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The sausage principle, according to the British comedian John Oliver, says that if you love something you should not ask how it was made. Oliver used it to illustrate the contradiction he felt when remembering that a sport he adores, football, is controlled by an organisation as corrupt as FIFA. I stumbled across the video at a time when, as a result of the protests in Brazil against the celebration of the 2014 Men's Football World Cup, I decided to stop watching football matches.

I had scheduled my revision for the university entrance exam so that my breaks would coincide with the broadcast of matches of a Men's World Cup and now here I was, consumed by an existential debate about my strength of reason and my sense of duty in the face of the temptation to yield to pleasure and emotion. Before John Oliver warned me, I'd already dared to look inside the sausage.

Not only did it bother me, as it still does, the way in which professional men's football has been commercialised -which we have had a taste of with the arrest of Villar, the Neymar affair or the scuffles Leo Messi and Cristiano Ronaldo have had with the Treasury-, but also some of the ways we tell its stories. A sports journalism teacher told me that a part of the sector's press was corporate, especially that of Barça and Madrid. Besides agreeing with him, I think that in some cases the preference is for gossipy stories full of curiosities and varnished with institutionalism, corporatism and heroism, sometimes in the tone of the patrons of a bar, in which we, women, are a reward for the efforts of the heroes. Part of this inertia comes from within the media, publishing news about Barça because it's Barça, or with sporadic announcements of shame it alienates in favour of the team. If sport has unavoidably to have a privileged place in the information landscape -and this we should start to discuss, frankly-, then let's make sure that at least the information is relevant, rigorous and represents the variety of sports that exist and the diversity of people that play them. But not does every single one of FC Barcelona's historical achievements need to be commemorated with a documentary, when there are other male and female athletes in Catalonia who excel at an international level.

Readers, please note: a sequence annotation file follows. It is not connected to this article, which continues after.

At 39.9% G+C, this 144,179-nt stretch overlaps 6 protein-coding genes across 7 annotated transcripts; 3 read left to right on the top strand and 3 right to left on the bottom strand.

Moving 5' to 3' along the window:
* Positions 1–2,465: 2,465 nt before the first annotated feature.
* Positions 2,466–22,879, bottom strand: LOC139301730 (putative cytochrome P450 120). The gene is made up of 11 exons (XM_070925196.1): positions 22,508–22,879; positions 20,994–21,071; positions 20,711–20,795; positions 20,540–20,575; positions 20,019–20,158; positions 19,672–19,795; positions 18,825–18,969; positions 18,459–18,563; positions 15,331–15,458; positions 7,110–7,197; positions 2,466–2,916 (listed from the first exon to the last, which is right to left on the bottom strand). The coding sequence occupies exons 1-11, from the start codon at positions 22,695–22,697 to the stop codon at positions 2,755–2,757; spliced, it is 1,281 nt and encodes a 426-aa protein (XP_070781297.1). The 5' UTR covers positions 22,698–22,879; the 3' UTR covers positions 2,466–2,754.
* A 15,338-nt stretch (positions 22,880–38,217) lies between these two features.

For this reason I have always admired those sport journalists who tell stories that go beyond worthless marketing. Articles in which the reader can find out about the very latest news and understand aspects like the social impact sport has and what techniques, craft and preparation there is behind the athletes' efforts. They tell you about the results, but also about the huge efforts that many water polo or handball players have to make to continue competing. They show you how the Cold War was played on hockey pitches and they explain the foundations of the Russian supremacy in synchronised swimming.

Perhaps I am projecting what I see in sport onto what I consider the sports press should be. Who knows. Deep down, what attracts me to sport is the human being's ability to overcome their limits and to create art with a racquet, with water up to their neck or hanging from the uneven bars, and how the group watching this takes in this effort until they subjectively become one with it. And this, of course, is also true of men's football. Three years after my existential dilemma, my consumption of and, above all, my emotional investment in the sport have not disappeared, but they have drastically reduced. Let's say that I've detoxed. I watch matches when I want to socialise, or to support women's football, but not much more. If the Barça men's team is playing well again, I will watch them from time to time, because I love to admire things being done well. And if they're playing badly, I will continue ignoring them like I have been. Right now, there are sportspeople with as much, or more, ability to offer us a good time full of nerves, glory, disappointment and, above all, admiration. So nor is it a big deal.